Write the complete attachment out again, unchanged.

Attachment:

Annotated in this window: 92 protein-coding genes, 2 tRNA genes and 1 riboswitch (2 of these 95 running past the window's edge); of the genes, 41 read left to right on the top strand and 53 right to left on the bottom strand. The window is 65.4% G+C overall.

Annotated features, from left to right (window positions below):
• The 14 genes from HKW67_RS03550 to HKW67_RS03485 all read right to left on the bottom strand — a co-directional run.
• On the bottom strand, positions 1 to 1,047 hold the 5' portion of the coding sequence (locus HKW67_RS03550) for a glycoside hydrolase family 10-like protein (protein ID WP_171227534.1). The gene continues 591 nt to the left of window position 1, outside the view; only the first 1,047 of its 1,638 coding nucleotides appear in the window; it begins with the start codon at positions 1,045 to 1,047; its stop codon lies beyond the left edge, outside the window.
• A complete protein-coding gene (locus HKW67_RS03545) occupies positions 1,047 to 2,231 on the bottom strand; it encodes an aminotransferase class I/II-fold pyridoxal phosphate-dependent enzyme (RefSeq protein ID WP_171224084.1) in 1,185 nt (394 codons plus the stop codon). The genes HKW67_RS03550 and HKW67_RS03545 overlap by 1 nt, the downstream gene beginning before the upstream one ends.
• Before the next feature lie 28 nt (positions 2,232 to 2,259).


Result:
Annotated in this window: 92 protein-coding genes, 2 tRNA genes and 1 riboswitch (2 of these 95 running past the window's edge); of the genes, 41 read left to right on the top strand and 53 right to left on the bottom strand. The window is 65.4% G+C overall.

Annotated features, from left to right (window positions below):
• The 14 genes from HKW67_RS03550 to HKW67_RS03485 all read right to left on the bottom strand — a co-directional run.
• On the bottom strand, positions 1 to 1,047 hold the 5' portion of the coding sequence (locus HKW67_RS03550) for a glycoside hydrolase family 10-like protein (protein ID WP_171227534.1). The gene continues 591 nt to the left of window position 1, outside the view; only the first 1,047 of its 1,638 coding nucleotides appear in the window; it begins with the start codon at positions 1,045 to 1,047; its stop codon lies beyond the left edge, outside the window.
• A complete protein-coding gene (locus HKW67_RS03545) occupies positions 1,047 to 2,231 on the bottom strand; it encodes an aminotransferase class I/II-fold pyridoxal phosphate-dependent enzyme (RefSeq protein ID WP_171224084.1) in 1,185 nt (394 codons plus the stop codon). The genes HKW67_RS03550 and HKW67_RS03545 overlap by 1 nt, the downstream gene beginning before the upstream one ends.
• Before the next feature lie 28 nt (positions 2,232 to 2,259).